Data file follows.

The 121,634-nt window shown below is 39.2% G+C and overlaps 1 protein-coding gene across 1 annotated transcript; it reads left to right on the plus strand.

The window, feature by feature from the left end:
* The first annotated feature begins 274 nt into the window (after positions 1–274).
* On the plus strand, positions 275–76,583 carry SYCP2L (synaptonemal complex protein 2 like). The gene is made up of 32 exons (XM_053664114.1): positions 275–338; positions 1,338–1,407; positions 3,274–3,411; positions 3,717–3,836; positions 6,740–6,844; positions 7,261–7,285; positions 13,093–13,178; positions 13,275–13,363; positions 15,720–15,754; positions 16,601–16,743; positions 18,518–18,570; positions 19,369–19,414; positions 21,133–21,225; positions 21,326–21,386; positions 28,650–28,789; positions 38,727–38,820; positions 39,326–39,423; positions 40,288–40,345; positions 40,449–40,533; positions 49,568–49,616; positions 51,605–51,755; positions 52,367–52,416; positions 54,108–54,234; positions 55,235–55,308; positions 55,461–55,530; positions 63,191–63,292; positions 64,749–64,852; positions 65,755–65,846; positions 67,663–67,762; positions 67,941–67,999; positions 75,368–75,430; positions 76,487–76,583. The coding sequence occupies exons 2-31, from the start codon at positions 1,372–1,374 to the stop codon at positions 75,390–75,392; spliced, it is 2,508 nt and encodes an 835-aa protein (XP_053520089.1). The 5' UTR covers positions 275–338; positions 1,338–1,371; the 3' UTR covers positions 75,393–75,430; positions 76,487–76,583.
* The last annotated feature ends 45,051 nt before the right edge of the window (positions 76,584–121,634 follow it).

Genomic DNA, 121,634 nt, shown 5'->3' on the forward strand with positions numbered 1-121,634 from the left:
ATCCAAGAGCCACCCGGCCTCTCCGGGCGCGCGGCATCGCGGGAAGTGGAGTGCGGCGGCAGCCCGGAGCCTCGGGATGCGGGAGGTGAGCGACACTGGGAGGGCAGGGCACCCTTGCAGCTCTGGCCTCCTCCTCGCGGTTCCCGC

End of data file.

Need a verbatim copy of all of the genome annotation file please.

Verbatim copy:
The 121,634-nt window shown below is 39.2% G+C and overlaps 1 protein-coding gene across 1 annotated transcript; it reads left to right on the plus strand.

The window, feature by feature from the left end:
* The first annotated feature begins 274 nt into the window (after positions 1–274).
* On the plus strand, positions 275–76,583 carry SYCP2L (synaptonemal complex protein 2 like). The gene is made up of 32 exons (XM_053664114.1): positions 275–338; positions 1,338–1,407; positions 3,274–3,411; positions 3,717–3,836; positions 6,740–6,844; positions 7,261–7,285; positions 13,093–13,178; positions 13,275–13,363; positions 15,720–15,754; positions 16,601–16,743; positions 18,518–18,570; positions 19,369–19,414; positions 21,133–21,225; positions 21,326–21,386; positions 28,650–28,789; positions 38,727–38,820; positions 39,326–39,423; positions 40,288–40,345; positions 40,449–40,533; positions 49,568–49,616; positions 51,605–51,755; positions 52,367–52,416; positions 54,108–54,234; positions 55,235–55,308; positions 55,461–55,530; positions 63,191–63,292; positions 64,749–64,852; positions 65,755–65,846; positions 67,663–67,762; positions 67,941–67,999; positions 75,368–75,430; positions 76,487–76,583. The coding sequence occupies exons 2-31, from the start codon at positions 1,372–1,374 to the stop codon at positions 75,390–75,392; spliced, it is 2,508 nt and encodes an 835-aa protein (XP_053520089.1). The 5' UTR covers positions 275–338; positions 1,338–1,371; the 3' UTR covers positions 75,393–75,430; positions 76,487–76,583.
* The last annotated feature ends 45,051 nt before the right edge of the window (positions 76,584–121,634 follow it).

Genomic DNA, 121,634 nt, shown 5'->3' on the forward strand with positions numbered 1-121,634 from the left:
ATCCAAGAGCCACCCGGCCTCTCCGGGCGCGCGGCATCGCGGGAAGTGGAGTGCGGCGGCAGCCCGGAGCCTCGGGATGCGGGAGGTGAGCGACACTGGGAGGGCAGGGCACCCTTGCAGCTCTGGCCTCCTCCTCGCGGTTCCCGC